CBS 5 INVESTIGATES (CBS 5) -- At 25 years old, Kate Orson was in a new relationship and excited about her partner. Three months into their relationship, she had a procedure to remove abnormal cells from her cervix. Kate says she immediately knew something changed inside her body.
"It was really painful. Like, all my insides felt kind of broken. And then I knew something was really wrong," Kate says. "I felt -- I just don't feel good in my body, and I don't feel like having sex. It was quite unusual. I had quite a high sex drive."
In addition to a lack of libido, when the couple did have sex, Kate could no longer enjoy the sensation of an orgasm.
"I could feel it in my body. Muscles contracting, but I couldn't feel any pleasure," says Kate.
Twelve years after the procedure, Kate started doing research and discovered she was not the only woman who suffered sexual dysfunction after undergoing the Loop Electrosurgical Excision Procedure, known as LEEP. She started the Facebook group Healing from LEEP/LLETZ, which now has thousands of members. Many women are reporting pain or problems with sex after the procedure.
LEEP is used to remove abnormal or pre-cancerous cells from the cervix, the lower part of the uterus. The debate is now gaining more attention centered around whether the procedure can cause sexual dysfunction in some women.
CBS 5 Investigates consulted Dr. Steven Nelson with Camelback Women's Health. As a gynecologist, he's been performing LEEP for nearly 30 years and calls it "potentially life-saving." During LEEP, an electrical wire is used to remove abnormal cells from the cervix.
"Imagine a cheese slicer. You push against the cheese, and it just slices through. The cheese comes out in a nice little slab," says Dr. Nelson. "What we're doing is we're putting the wire underneath the tissue, and it's electrified. As it sweeps underneath the tissue, it cuts its way through and seals the blood vessels underneath."
One advantage of LEEP is that it allows the tissue to be examined for cancer. However, Dr. Nelson warns the procedure has been overused, and the amount of tissue removed, depends on the doctor.
"I've seen people that have had LEEP, and the surface looks normal," says Dr. Nelson. "But I've certainly seen others who have had LEEP procedures, and you can tell there's a big hole somebody took."
Removing too much tissue can weaken a woman's cervix and cause complications during pregnancy. However, the doctor questions the allegations on the procedure leading to sexual dysfunction by damaging nerves in the cervix.
"In my opinion, I really don't see the nerve connection. I've seen the articles that indicate there's nerve tissue. We know there are nerves because the cervix is sensitive, but whether or not those nerves are part of sexual response, I think is questionable," Dr. Nelson says. "There may be other things that are going on in these patients that may be affecting their perception of their sexual response. Sexual response is extremely subjective, with a lot of psychological overlay."
While the cervix is not typically viewed as an erogenous zone or having a role in sexual response, the growing number of women reporting sexual dysfunction after LEEP is capturing the attention of researchers. Dr. Irwin Goldstein, a specialist in sexual medicine, believes the LEEP can lead to sexual dysfunction by damaging the nerves.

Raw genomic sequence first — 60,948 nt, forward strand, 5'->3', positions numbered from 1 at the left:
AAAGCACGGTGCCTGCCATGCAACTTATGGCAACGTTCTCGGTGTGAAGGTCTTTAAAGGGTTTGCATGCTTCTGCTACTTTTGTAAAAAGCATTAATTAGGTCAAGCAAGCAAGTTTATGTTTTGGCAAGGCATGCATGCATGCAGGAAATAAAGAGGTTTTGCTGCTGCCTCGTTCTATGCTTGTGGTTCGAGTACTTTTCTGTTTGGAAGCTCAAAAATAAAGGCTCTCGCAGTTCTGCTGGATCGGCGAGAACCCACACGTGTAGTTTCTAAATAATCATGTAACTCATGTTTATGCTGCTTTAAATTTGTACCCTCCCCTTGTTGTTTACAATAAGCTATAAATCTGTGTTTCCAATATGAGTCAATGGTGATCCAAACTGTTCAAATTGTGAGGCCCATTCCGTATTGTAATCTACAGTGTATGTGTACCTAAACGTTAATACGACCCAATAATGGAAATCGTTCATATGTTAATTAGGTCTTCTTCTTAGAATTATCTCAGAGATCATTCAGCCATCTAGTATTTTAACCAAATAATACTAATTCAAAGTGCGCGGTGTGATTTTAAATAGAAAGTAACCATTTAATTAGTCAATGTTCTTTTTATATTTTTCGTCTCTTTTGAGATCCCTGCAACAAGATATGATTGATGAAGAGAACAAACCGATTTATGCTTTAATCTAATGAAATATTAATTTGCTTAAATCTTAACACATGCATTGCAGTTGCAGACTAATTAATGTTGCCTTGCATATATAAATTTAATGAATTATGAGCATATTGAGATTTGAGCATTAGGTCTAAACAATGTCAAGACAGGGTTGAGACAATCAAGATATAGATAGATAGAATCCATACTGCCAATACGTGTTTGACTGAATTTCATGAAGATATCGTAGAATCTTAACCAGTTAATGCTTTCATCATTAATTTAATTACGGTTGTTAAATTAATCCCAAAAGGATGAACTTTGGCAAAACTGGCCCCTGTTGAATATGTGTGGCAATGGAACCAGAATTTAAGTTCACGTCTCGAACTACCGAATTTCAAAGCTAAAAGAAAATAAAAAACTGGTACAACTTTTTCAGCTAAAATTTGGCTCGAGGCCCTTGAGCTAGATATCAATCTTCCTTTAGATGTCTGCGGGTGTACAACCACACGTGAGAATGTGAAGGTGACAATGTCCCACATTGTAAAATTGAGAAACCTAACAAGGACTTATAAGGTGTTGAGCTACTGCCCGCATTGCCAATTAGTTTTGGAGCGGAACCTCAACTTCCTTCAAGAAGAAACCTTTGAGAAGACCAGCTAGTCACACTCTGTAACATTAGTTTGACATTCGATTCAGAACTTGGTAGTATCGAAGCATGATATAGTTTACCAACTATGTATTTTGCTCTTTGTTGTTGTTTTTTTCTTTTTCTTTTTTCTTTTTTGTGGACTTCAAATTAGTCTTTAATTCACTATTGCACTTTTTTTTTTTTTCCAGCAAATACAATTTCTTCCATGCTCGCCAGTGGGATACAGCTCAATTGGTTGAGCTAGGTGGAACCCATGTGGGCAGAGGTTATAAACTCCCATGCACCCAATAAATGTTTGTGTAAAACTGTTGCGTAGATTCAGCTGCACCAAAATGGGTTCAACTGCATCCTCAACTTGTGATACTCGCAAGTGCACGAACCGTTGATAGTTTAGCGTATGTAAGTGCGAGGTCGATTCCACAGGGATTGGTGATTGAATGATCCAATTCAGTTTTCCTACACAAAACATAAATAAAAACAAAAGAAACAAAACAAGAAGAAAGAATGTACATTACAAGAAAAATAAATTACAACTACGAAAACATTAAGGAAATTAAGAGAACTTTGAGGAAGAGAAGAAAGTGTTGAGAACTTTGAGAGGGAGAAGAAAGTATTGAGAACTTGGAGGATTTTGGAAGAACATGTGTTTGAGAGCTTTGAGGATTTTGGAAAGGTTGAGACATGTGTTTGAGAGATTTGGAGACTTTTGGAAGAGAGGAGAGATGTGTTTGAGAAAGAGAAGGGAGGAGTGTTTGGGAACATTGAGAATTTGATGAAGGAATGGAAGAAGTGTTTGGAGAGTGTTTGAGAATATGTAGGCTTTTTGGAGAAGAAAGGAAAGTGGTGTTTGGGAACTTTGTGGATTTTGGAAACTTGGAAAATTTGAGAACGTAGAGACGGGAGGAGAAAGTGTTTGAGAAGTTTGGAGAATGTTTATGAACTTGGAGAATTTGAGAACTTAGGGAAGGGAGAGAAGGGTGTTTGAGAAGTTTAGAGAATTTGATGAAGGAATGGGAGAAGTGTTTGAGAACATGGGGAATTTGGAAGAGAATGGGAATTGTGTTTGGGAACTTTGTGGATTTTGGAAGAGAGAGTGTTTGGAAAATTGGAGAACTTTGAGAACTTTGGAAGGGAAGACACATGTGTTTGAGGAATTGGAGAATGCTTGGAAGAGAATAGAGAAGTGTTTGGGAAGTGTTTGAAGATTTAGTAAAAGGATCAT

"Your cervix is a sexual organ. In some women, it participates in their sexual pleasure and enjoyment," Dr. Goldstein says.
A study published earlier this year examined the role of the cervix in sexual response and the possible effects of LEEP.
Dr. Goldstein says the cervix is filled with nerves that can sense pressure. During sex, in some women, the pressure sends a signal to the brain, which elicits a sense of pleasure. He says damaging the nerves by slicing through the tissue, can cut off the woman's ability to feel that sense of pleasure, and it may lead to overall sexual dysfunction.
Dr. Goldstein is not pushing for doctors to stop doing LEEP. Yet, he believes women need to be warned about possible physical and emotional risks.
"I'm going to presume you go to a doctor for what you would consider a benign procedure, and you wake up, and your entire sexual function is taken from you. I'm going to ask you, 'Would you be depressed about that?' The average person would say 'yes,'" Dr. Goldstein explains.
Kate is now happily married to the man she was dating at the time she had LEEP and feels lucky to have an understanding partner. More than a decade later, she still has trouble getting aroused and feels the procedure cut out a part of who she was.
"You can never go back to being that happy, carefree person enjoying sex because you're always worried about pain," Kate describes.
While she enjoys sex with her husband, she says she has to put a lot of effort into what used to come naturally.
"I can't get myself in the mood for sex as often as I used to. It's just devastating. I feel lucky compared to some of the stories I hear," says Kate.
As tough as it is to speak about her sexual dysfunction after years of feeling isolated, she wants other women who experienced problems after LEEP to know they are not alone.